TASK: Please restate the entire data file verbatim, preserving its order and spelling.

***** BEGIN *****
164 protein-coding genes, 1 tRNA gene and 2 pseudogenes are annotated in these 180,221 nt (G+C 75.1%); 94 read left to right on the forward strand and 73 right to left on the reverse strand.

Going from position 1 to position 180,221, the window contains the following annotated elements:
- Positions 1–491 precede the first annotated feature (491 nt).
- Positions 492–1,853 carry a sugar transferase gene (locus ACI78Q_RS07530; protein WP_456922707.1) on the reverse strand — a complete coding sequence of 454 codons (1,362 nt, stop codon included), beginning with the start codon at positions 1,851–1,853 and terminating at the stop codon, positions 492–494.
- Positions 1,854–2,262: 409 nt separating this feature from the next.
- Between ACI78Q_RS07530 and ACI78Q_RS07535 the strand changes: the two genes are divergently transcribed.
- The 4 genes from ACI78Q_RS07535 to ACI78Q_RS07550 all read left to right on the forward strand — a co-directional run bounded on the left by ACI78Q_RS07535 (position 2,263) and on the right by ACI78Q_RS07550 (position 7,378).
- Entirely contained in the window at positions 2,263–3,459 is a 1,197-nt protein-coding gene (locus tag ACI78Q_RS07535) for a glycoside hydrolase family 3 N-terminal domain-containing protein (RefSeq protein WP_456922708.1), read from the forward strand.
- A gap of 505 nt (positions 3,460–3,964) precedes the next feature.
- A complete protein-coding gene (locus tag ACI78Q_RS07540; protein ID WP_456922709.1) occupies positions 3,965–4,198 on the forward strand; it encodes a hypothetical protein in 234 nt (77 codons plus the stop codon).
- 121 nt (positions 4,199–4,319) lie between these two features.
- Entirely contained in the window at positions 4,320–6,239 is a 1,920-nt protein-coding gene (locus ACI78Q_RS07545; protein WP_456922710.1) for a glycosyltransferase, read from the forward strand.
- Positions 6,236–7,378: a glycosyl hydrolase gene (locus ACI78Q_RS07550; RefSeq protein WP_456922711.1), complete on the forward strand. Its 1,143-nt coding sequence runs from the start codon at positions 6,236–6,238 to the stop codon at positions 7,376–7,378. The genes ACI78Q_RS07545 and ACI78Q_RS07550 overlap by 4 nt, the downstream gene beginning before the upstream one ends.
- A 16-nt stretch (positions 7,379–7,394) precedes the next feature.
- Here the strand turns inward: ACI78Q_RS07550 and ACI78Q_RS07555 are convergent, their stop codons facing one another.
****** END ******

164 protein-coding genes, 1 tRNA gene and 2 pseudogenes are annotated in these 180,221 nt (G+C 75.1%); 94 read left to right on the forward strand and 73 right to left on the reverse strand.

Going from position 1 to position 180,221, the window contains the following annotated elements:
- Positions 1–491 precede the first annotated feature (491 nt).
- Positions 492–1,853 carry a sugar transferase gene (locus ACI78Q_RS07530; protein WP_456922707.1) on the reverse strand — a complete coding sequence of 454 codons (1,362 nt, stop codon included), beginning with the start codon at positions 1,851–1,853 and terminating at the stop codon, positions 492–494.
- Positions 1,854–2,262: 409 nt separating this feature from the next.
- Between ACI78Q_RS07530 and ACI78Q_RS07535 the strand changes: the two genes are divergently transcribed.
- The 4 genes from ACI78Q_RS07535 to ACI78Q_RS07550 all read left to right on the forward strand — a co-directional run bounded on the left by ACI78Q_RS07535 (position 2,263) and on the right by ACI78Q_RS07550 (position 7,378).
- Entirely contained in the window at positions 2,263–3,459 is a 1,197-nt protein-coding gene (locus tag ACI78Q_RS07535) for a glycoside hydrolase family 3 N-terminal domain-containing protein (RefSeq protein WP_456922708.1), read from the forward strand.
- A gap of 505 nt (positions 3,460–3,964) precedes the next feature.
- A complete protein-coding gene (locus tag ACI78Q_RS07540; protein ID WP_456922709.1) occupies positions 3,965–4,198 on the forward strand; it encodes a hypothetical protein in 234 nt (77 codons plus the stop codon).
- 121 nt (positions 4,199–4,319) lie between these two features.
- Entirely contained in the window at positions 4,320–6,239 is a 1,920-nt protein-coding gene (locus ACI78Q_RS07545; protein WP_456922710.1) for a glycosyltransferase, read from the forward strand.
- Positions 6,236–7,378: a glycosyl hydrolase gene (locus ACI78Q_RS07550; RefSeq protein WP_456922711.1), complete on the forward strand. Its 1,143-nt coding sequence runs from the start codon at positions 6,236–6,238 to the stop codon at positions 7,376–7,378. The genes ACI78Q_RS07545 and ACI78Q_RS07550 overlap by 4 nt, the downstream gene beginning before the upstream one ends.
- A 16-nt stretch (positions 7,379–7,394) precedes the next feature.
- Here the strand turns inward: ACI78Q_RS07550 and ACI78Q_RS07555 are convergent, their stop codons facing one another.